Resources:

  • Local Air Quality Conditions and Forecasts Air Now

http://airnow.gov/index.cfm?action=airnow.currentmaps

Provides information about the seasons and times of day when ozone and particulate matter

are most unhealthy, for each region of the U.S.  Enter your zip code for local conditions and

forecasts.

  • National Air Quality Forecast Capability  NOAA’s National Weather Service

http://www.weather.gov/ost/air_quality/

Vision, strategy, background, and program overview of NOAA’s Forecast System, as well as links to related pages.

  • Air Now Students Air Now

http://airnow.gov/index.cfm?action=student.index

This site includes an interactive game where students can manage the air pollution of a city by altering personal choices and environmental factors.  Also has videos about how pollutants are formed and links for students and teachers for more information.

 

LESSON STEPS

Teacher Preparation Steps:

  1. Decide how to divide the class into six teams. Assemble supplies needed for the investigations (see “Materials Needed”).
  2. Print student copies of the Air Quality Index (AQI) Chart (http://www.airnow.gov/index.cfm?action=aqibasics.aqi) in color, for use in the Warm-Up, and Reproducible #1 – Air Quality Investigators for use in Activity One. Print a copy of Lung Capacity Experiment Directions (http://www.tryscience.com/experiments/experiments_lung_athome.html) for each team to use in Activity Three. Print out a copy of Reproducible #3 – Grading Rubric. 
  3. Teacher will need to find where real-time AQI data, including current levels of each of the 6 major pollutants are hosted online. This information is hosted in different places for each state, but is typically on the DEP website. NOTE: Some states do not provide date for each individual pollutant, and may only display the overall AQI index and the major pollutant of that day.  If this is the case, teachers must skip Activity One and Activity Two all together. 
  4. Find a suitable outside location where the lung capacity investigations can take place. Determine boundaries for students in that area, check for safety hazards, and identify or arrange for tables that can be used for the lab setup.
  5. Plan for the investigations in Activity Three to be done on a day when air quality is healthy and repeated on another day when air quality is unhealthy, to maximize differences between results. To help the teacher schedule the experiments, websites linked in the “Resources” section provide information about current air quality and air quality typical for various times of year, in both rural and urban areas. (Urban areas, where ozone is often the major pollutant, experience worse air quality late on summer days, as ultraviolet light combines with vehicle emissions to form ozone. In such locations, it may be ideal to conduct one investigation in the morning and one in the afternoon. In areas where coal-fired power plants produce the main pollutants, there will be less of an effect on lung capacity on a windy day, when pollutants are blown to other areas, than on a calm one).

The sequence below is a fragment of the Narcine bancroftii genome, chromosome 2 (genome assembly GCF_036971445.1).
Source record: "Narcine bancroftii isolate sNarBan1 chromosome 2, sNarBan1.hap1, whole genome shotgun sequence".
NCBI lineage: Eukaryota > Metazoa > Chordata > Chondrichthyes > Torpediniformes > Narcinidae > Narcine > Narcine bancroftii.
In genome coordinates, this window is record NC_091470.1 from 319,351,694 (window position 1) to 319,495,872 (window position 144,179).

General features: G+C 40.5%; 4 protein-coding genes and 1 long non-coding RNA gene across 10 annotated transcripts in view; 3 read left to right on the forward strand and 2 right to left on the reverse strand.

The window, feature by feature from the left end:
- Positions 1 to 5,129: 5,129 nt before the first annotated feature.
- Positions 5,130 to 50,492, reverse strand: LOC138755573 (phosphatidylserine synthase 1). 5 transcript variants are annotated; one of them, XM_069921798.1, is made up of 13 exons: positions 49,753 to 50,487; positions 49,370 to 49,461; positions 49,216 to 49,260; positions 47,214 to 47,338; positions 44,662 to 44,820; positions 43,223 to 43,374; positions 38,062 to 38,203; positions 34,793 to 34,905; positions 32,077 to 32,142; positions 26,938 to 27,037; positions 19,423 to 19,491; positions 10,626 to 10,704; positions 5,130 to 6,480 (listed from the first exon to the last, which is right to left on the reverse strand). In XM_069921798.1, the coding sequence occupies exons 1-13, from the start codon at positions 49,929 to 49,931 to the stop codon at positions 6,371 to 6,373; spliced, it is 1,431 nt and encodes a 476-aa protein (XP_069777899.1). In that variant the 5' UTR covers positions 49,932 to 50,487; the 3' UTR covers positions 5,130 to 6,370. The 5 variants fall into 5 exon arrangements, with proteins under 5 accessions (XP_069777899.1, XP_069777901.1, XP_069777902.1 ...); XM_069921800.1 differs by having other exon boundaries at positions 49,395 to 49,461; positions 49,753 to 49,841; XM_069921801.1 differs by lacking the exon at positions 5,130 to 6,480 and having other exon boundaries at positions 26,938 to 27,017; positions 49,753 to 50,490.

6. Arrange for equipment to show internet-based information to the class. (For instance, an interactive whiteboard may be used to display web pages or an internet-connected computer, scan converter, LCD projector, and screen or TV hookup. As an alternative, students may view the web resources individually on internet-connected computers, as a discussion is lead by the teacher.
  7. Shortcut Option:If time is short or internet-connected computers not available to students, the Pollution Detectives and Data Conversion activities in Activities One and Two may be omitted. To provide continuity for the rest of the lesson, however, the teacher must identify the current Air Quality Index (AQI) level and the major pollutant of the day.

Warm-up: Introduction

  1. Introduce the lesson by asking the class to define air pollution. Air pollution is unwanted and potentially unhealthy matter in the air.
  2. Then ask students how it is possible to know whether air is polluted. Responses may include sensing by sight or smell; proximity to apparent sources of pollution such as smokestacks, forest fires, and vehicles; or direct measurement of pollutants.
  3. Provide each student (or small group of students) with a color copy of the AQI Chart Have students identify the colors which reflect healthy or moderate air quality (green and yellow) as well as the colors which indicate unhealthy levels for sensitive groups (orange) and unhealthy for all people (red and purple).
  4. Ask the class to guess which types of air pollution the index measures. The six major pollutants measured for the AQI are ozone, sulfur dioxide, carbon monoxide, nitrogen dioxide, particulate matter smaller than 10 ppm (dust), and particular matter smaller than 2.5 ppm (smoke and soot).
  5. Solicit opinions as to how the AQI is determined. Monitoring stations collect data on the six major pollutants. A formula is used to combine the levels of pollutants, but the index always identifies the specific pollutant that has triggered an Alert, if air quality levels are unhealthy. If none of the six pollutants are present in unhealthy levels, the AQI reflects healthy air quality.

Activity One: Pollution Detectives (Skip this step if Shortcut Option is selected)

  1. Hand out a copy of Reproducible #3—Grading Rubric to each student.  Advise them to read the requirements carefully so they know what is expected of them during this lesson.  Tell them that at the end of the lesson, they will grade themselves by placing an “x” in the left side box for each category.  Place the “x” in the “4” column if you feel you have completed that requirement with excellence, in the “3” if you completed it well, “2” if you completed it only fairly, and “1” if you completed it only fairly.  Students should NOT fill out the “Your Score” column or the “Final Grade” section; those are only to be completed by the teacher.